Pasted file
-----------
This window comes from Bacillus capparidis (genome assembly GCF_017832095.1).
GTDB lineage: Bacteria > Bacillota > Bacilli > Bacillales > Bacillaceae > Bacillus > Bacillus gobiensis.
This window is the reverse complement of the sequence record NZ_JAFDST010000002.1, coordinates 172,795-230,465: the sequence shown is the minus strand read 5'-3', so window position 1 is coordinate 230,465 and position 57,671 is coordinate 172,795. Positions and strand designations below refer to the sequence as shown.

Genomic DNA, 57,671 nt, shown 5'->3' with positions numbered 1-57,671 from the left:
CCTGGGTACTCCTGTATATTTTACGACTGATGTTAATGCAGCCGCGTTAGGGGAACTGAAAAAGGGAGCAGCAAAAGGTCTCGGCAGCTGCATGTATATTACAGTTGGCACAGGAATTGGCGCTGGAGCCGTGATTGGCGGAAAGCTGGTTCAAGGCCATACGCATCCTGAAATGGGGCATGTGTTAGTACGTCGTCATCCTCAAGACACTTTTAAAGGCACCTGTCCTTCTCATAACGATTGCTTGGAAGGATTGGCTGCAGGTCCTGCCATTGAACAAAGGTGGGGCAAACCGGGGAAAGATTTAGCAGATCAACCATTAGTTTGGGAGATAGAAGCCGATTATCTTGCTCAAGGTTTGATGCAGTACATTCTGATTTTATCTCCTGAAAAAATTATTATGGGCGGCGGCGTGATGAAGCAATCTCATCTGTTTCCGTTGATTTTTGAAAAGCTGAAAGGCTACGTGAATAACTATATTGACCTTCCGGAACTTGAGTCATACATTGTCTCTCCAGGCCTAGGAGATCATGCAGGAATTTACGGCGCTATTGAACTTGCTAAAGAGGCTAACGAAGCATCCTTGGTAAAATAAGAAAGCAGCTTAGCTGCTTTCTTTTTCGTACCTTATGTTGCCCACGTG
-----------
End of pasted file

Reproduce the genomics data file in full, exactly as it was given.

This window comes from Bacillus capparidis (genome assembly GCF_017832095.1).
GTDB lineage: Bacteria > Bacillota > Bacilli > Bacillales > Bacillaceae > Bacillus > Bacillus gobiensis.
This window is the reverse complement of the sequence record NZ_JAFDST010000002.1, coordinates 172,795-230,465: the sequence shown is the minus strand read 5'-3', so window position 1 is coordinate 230,465 and position 57,671 is coordinate 172,795. Positions and strand designations below refer to the sequence as shown.

Genomic DNA, 57,671 nt, shown 5'->3' with positions numbered 1-57,671 from the left:
CCTGGGTACTCCTGTATATTTTACGACTGATGTTAATGCAGCCGCGTTAGGGGAACTGAAAAAGGGAGCAGCAAAAGGTCTCGGCAGCTGCATGTATATTACAGTTGGCACAGGAATTGGCGCTGGAGCCGTGATTGGCGGAAAGCTGGTTCAAGGCCATACGCATCCTGAAATGGGGCATGTGTTAGTACGTCGTCATCCTCAAGACACTTTTAAAGGCACCTGTCCTTCTCATAACGATTGCTTGGAAGGATTGGCTGCAGGTCCTGCCATTGAACAAAGGTGGGGCAAACCGGGGAAAGATTTAGCAGATCAACCATTAGTTTGGGAGATAGAAGCCGATTATCTTGCTCAAGGTTTGATGCAGTACATTCTGATTTTATCTCCTGAAAAAATTATTATGGGCGGCGGCGTGATGAAGCAATCTCATCTGTTTCCGTTGATTTTTGAAAAGCTGAAAGGCTACGTGAATAACTATATTGACCTTCCGGAACTTGAGTCATACATTGTCTCTCCAGGCCTAGGAGATCATGCAGGAATTTACGGCGCTATTGAACTTGCTAAAGAGGCTAACGAAGCATCCTTGGTAAAATAAGAAAGCAGCTTAGCTGCTTTCTTTTTCGTACCTTATGTTGCCCACGTG